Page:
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Cyberbullying, Self-control, Information, and Electronic Communication Technologies: Do Adolescents Know How to Exercise Self-control on the Internet?


More and more adolescents are using information and communication technologies (i.e., ITCs) in a massive and addictive way (e.g., by sending aggressive messages on social networks), driving cyberbullying trends (Fanti et al., in European Journal of Developmental Psychology, 9, 168–181, 2012). Little is known about the relationship between young people’s use of ITCs and the internet, their levels of self-control, and their involvement in cyberbullying and cyber-victimization. The aim of this study is to investigate these relationships using a sample of 264 French adolescents (142 female and 122 male) aged 11 to 15 years old. Participants completed a self-report questionnaire that measured the use of ITCs (i.e., frequency of internet use, type of device, places where participants use the internet, range of activities), as well as their respective degrees of internet addiction, self-control, cyberbullying, and cyber-victimization. The results yielded pointed to a strongly significant relationship between low self-control and cyberbullying. Furthermore, they showed a significant link between internet addiction and cyber-victimization. Grade level and sex was not found to moderate the relationships between cyberbullying and cyber-victimization and use of ITCs and self-control. These findings reinforce the importance of taking into account self-control in adolescents when designing curricula for anti-cyberbullying programs.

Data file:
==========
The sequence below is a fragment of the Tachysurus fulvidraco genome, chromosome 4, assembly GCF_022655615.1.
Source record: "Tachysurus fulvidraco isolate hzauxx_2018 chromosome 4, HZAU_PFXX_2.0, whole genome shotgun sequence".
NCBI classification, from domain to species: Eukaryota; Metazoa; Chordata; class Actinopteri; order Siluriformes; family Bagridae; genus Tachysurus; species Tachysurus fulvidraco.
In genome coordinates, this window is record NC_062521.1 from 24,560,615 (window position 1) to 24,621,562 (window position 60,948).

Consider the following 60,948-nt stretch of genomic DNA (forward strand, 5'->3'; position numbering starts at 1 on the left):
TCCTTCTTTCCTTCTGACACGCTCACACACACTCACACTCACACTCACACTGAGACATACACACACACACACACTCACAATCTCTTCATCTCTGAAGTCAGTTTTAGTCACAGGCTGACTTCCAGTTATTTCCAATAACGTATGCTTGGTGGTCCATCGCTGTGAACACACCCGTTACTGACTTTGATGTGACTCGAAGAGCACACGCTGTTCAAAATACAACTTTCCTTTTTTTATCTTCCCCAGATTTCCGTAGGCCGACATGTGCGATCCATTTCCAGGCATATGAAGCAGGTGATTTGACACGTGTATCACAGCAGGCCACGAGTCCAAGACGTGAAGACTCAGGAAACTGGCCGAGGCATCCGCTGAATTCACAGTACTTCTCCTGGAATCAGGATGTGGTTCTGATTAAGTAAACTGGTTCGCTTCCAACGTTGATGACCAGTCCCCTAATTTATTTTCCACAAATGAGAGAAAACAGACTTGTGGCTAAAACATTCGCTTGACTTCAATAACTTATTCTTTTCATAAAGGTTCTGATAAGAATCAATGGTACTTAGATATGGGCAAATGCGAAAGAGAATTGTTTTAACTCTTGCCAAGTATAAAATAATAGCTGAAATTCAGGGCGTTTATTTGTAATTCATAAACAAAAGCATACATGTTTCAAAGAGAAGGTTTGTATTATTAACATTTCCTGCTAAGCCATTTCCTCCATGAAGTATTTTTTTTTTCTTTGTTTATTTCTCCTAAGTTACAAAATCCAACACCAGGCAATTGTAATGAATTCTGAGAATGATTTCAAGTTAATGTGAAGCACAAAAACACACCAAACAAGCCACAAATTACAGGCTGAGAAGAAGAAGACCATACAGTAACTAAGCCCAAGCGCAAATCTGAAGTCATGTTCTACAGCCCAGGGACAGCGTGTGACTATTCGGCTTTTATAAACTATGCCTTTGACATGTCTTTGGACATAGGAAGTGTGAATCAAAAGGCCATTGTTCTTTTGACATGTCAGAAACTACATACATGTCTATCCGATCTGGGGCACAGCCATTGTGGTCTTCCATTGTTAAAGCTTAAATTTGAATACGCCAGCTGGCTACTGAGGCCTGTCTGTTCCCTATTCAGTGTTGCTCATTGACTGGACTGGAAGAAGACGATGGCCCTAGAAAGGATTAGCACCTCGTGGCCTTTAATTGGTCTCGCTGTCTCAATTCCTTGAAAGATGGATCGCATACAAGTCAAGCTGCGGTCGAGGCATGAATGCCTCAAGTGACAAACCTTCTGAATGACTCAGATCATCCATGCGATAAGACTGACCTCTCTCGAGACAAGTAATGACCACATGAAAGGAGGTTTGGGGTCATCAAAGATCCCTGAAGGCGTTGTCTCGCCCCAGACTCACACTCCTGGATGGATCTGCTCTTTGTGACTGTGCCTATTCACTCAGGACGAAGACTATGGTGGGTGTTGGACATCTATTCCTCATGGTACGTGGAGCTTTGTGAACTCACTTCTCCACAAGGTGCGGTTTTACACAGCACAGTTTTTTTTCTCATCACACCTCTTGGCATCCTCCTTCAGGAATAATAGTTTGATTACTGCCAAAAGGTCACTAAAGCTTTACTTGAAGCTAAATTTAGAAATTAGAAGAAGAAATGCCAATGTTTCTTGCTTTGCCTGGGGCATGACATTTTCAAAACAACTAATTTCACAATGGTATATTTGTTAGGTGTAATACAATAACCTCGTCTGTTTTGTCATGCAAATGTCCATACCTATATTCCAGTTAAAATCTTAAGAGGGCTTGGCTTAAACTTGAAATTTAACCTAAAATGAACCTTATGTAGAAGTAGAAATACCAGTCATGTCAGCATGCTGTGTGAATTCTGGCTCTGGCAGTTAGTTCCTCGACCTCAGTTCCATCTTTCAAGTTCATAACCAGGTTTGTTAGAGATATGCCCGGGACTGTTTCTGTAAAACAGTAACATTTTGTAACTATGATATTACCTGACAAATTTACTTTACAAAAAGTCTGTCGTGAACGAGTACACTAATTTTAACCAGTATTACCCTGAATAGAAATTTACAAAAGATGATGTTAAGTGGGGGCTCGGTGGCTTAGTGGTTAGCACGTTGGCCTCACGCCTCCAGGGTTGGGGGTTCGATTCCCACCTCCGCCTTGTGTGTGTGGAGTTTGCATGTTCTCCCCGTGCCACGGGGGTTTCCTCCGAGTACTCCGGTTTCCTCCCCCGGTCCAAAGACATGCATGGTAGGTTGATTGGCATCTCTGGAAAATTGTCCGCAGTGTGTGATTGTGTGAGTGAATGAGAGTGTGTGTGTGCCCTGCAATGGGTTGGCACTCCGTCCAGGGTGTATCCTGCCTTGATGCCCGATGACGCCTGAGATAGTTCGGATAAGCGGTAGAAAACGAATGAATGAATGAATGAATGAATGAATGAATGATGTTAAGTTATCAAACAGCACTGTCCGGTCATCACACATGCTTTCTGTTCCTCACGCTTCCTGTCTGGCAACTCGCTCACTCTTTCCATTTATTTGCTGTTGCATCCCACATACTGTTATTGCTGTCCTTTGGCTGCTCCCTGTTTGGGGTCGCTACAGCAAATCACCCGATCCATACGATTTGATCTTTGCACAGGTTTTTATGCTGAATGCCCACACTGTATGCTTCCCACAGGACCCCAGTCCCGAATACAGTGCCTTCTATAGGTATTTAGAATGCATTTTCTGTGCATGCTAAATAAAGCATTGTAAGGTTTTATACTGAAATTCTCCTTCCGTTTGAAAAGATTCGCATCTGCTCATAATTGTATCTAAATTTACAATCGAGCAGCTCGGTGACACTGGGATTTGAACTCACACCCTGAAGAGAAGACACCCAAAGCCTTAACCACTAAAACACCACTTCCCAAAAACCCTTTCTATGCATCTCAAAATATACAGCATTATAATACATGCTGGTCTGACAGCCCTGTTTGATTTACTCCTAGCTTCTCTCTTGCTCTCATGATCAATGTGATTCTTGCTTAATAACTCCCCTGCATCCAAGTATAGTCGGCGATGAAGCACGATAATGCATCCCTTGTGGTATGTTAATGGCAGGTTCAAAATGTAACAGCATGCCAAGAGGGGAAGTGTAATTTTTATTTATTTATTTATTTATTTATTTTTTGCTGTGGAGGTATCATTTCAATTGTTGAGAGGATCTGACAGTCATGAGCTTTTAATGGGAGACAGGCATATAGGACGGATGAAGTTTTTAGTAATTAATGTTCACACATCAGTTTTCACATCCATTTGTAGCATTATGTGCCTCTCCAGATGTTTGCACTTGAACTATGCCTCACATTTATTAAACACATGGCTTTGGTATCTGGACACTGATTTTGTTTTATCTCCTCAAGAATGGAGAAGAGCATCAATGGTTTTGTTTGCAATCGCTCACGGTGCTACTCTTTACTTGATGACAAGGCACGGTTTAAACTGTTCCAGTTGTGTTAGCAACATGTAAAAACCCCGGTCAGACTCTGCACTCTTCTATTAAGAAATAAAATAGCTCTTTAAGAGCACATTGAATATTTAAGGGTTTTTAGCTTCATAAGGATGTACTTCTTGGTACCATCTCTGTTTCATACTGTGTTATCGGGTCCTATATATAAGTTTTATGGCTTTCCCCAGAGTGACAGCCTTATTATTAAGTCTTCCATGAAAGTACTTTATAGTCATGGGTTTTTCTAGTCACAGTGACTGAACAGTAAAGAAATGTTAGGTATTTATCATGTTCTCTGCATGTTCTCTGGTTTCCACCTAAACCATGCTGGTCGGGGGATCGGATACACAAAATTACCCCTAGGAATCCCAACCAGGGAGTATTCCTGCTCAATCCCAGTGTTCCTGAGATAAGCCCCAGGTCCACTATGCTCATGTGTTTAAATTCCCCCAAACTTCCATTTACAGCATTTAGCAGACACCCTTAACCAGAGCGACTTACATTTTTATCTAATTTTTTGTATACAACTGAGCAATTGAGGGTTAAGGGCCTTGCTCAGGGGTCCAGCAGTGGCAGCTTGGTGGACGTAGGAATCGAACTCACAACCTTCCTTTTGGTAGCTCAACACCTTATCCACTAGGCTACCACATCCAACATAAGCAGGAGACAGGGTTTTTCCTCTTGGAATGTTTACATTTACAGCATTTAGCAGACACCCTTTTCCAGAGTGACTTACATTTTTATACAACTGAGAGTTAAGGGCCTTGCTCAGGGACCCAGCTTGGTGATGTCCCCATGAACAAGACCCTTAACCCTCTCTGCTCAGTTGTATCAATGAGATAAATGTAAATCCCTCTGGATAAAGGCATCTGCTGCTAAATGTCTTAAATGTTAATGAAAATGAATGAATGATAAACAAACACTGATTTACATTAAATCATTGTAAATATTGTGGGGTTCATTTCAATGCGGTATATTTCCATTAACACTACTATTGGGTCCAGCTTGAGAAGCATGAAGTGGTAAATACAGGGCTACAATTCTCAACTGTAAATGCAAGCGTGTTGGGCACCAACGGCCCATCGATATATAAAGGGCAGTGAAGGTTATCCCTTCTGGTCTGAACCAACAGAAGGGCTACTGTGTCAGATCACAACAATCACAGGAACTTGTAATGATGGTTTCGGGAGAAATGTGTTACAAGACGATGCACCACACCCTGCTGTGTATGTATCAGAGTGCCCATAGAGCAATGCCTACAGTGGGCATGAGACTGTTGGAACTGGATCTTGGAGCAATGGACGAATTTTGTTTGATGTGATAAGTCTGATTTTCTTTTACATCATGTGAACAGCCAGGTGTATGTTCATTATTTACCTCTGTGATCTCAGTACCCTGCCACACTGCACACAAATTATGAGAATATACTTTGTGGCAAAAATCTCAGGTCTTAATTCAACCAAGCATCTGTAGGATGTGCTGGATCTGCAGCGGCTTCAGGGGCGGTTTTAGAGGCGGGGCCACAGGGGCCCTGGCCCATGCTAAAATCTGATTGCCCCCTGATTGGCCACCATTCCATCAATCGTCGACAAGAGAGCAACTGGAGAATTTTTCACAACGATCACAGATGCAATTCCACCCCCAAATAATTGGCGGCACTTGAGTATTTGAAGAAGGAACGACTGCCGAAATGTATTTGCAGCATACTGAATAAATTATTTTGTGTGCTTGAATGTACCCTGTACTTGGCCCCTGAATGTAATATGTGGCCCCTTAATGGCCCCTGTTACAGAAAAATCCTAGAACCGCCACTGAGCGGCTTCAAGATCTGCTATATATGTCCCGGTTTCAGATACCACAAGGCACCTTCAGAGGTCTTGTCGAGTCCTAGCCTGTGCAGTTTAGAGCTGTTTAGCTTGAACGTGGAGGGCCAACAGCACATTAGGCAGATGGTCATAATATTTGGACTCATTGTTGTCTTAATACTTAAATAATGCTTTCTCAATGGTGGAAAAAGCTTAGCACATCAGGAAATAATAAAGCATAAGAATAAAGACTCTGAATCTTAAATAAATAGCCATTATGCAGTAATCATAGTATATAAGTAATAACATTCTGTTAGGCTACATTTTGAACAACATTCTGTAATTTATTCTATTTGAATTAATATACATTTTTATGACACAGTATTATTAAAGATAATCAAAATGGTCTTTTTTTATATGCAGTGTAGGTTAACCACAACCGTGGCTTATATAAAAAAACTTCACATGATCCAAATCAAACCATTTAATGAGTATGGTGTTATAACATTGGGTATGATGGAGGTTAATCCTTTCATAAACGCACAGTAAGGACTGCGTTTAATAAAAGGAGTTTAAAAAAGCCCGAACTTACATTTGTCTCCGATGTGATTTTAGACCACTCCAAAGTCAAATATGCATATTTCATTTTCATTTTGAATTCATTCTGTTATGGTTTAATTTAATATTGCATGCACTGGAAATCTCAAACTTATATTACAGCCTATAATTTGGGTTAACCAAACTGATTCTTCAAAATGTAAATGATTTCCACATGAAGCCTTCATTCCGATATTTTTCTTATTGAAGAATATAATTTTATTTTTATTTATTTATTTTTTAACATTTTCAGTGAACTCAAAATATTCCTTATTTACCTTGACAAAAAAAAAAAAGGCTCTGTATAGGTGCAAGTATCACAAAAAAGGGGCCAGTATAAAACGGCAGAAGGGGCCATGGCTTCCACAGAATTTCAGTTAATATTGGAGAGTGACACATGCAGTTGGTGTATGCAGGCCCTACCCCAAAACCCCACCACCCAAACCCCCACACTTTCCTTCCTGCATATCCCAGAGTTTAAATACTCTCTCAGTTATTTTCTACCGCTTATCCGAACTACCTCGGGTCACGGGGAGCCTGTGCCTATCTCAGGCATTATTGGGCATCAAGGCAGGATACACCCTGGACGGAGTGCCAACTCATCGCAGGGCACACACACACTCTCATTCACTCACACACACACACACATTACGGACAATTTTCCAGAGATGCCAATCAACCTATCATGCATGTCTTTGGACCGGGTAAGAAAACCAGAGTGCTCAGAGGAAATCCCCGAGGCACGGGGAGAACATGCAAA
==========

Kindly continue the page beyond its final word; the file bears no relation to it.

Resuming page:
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Correspondence to Céline Bagès.

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The study is in compliance with the ethical rules of APA ethical standards, declaration of Helsinki, French legislation and the Behavioral Sciences Ethics Committee of the University of Lille (number 2017–1-S48 obtained on May 22, 2017). We conducted a cross-sectional study of French public high schools. We contacted each school’s principal, presenting our research. Parents of students from the relevant grades (six and nine) were then sent a letter explaining the research in greater detail. Consent was obtained from each participating adolescent and his or her parents, as well as from the institution.

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The authors declare no competing interests.

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Hoareau, N., Bagès, C. & Guerrien, A. Cyberbullying, Self-control, Information, and Electronic Communication Technologies: Do Adolescents Know How to Exercise Self-control on the Internet?. Int Journal of Bullying Prevention (2021).

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  • Cyberbullying
  • ITCs
  • Self-control
  • Adolescents